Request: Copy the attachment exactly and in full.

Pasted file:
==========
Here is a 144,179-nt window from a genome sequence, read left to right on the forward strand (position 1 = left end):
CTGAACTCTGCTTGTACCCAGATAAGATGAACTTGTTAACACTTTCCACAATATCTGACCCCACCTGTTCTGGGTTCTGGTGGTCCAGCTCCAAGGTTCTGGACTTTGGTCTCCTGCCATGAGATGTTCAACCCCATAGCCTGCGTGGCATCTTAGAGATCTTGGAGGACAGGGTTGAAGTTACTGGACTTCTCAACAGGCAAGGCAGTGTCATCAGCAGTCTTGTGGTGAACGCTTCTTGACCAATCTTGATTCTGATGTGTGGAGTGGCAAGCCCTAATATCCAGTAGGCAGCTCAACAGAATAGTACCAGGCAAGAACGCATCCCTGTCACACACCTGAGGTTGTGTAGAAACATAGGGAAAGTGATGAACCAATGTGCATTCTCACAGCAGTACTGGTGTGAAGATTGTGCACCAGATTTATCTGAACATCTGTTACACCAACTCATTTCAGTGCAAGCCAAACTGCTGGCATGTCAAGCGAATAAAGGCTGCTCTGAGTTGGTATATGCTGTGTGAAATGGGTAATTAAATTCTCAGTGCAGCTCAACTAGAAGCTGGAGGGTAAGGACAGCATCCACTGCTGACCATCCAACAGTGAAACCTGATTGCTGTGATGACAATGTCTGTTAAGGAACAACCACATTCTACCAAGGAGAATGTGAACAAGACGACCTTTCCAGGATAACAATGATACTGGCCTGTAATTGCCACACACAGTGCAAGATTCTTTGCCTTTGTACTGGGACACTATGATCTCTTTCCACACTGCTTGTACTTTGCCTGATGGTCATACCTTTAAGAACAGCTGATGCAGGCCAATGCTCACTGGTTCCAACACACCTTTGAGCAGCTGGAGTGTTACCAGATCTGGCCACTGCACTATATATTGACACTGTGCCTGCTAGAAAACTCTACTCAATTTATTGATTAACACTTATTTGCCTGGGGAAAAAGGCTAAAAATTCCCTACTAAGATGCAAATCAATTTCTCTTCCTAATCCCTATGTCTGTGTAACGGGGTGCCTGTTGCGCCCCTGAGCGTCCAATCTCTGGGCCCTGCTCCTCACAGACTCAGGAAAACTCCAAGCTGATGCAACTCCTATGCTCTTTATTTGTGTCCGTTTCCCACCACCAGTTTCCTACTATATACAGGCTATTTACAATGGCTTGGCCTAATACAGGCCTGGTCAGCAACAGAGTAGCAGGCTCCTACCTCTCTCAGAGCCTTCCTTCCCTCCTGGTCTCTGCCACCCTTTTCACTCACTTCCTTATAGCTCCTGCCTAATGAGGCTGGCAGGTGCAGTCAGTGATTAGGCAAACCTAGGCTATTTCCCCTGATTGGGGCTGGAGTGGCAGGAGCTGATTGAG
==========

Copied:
Here is a 144,179-nt window from a genome sequence, read left to right on the forward strand (position 1 = left end):
CTGAACTCTGCTTGTACCCAGATAAGATGAACTTGTTAACACTTTCCACAATATCTGACCCCACCTGTTCTGGGTTCTGGTGGTCCAGCTCCAAGGTTCTGGACTTTGGTCTCCTGCCATGAGATGTTCAACCCCATAGCCTGCGTGGCATCTTAGAGATCTTGGAGGACAGGGTTGAAGTTACTGGACTTCTCAACAGGCAAGGCAGTGTCATCAGCAGTCTTGTGGTGAACGCTTCTTGACCAATCTTGATTCTGATGTGTGGAGTGGCAAGCCCTAATATCCAGTAGGCAGCTCAACAGAATAGTACCAGGCAAGAACGCATCCCTGTCACACACCTGAGGTTGTGTAGAAACATAGGGAAAGTGATGAACCAATGTGCATTCTCACAGCAGTACTGGTGTGAAGATTGTGCACCAGATTTATCTGAACATCTGTTACACCAACTCATTTCAGTGCAAGCCAAACTGCTGGCATGTCAAGCGAATAAAGGCTGCTCTGAGTTGGTATATGCTGTGTGAAATGGGTAATTAAATTCTCAGTGCAGCTCAACTAGAAGCTGGAGGGTAAGGACAGCATCCACTGCTGACCATCCAACAGTGAAACCTGATTGCTGTGATGACAATGTCTGTTAAGGAACAACCACATTCTACCAAGGAGAATGTGAACAAGACGACCTTTCCAGGATAACAATGATACTGGCCTGTAATTGCCACACACAGTGCAAGATTCTTTGCCTTTGTACTGGGACACTATGATCTCTTTCCACACTGCTTGTACTTTGCCTGATGGTCATACCTTTAAGAACAGCTGATGCAGGCCAATGCTCACTGGTTCCAACACACCTTTGAGCAGCTGGAGTGTTACCAGATCTGGCCACTGCACTATATATTGACACTGTGCCTGCTAGAAAACTCTACTCAATTTATTGATTAACACTTATTTGCCTGGGGAAAAAGGCTAAAAATTCCCTACTAAGATGCAAATCAATTTCTCTTCCTAATCCCTATGTCTGTGTAACGGGGTGCCTGTTGCGCCCCTGAGCGTCCAATCTCTGGGCCCTGCTCCTCACAGACTCAGGAAAACTCCAAGCTGATGCAACTCCTATGCTCTTTATTTGTGTCCGTTTCCCACCACCAGTTTCCTACTATATACAGGCTATTTACAATGGCTTGGCCTAATACAGGCCTGGTCAGCAACAGAGTAGCAGGCTCCTACCTCTCTCAGAGCCTTCCTTCCCTCCTGGTCTCTGCCACCCTTTTCACTCACTTCCTTATAGCTCCTGCCTAATGAGGCTGGCAGGTGCAGTCAGTGATTAGGCAAACCTAGGCTATTTCCCCTGATTGGGGCTGGAGTGGCAGGAGCTGATTGAG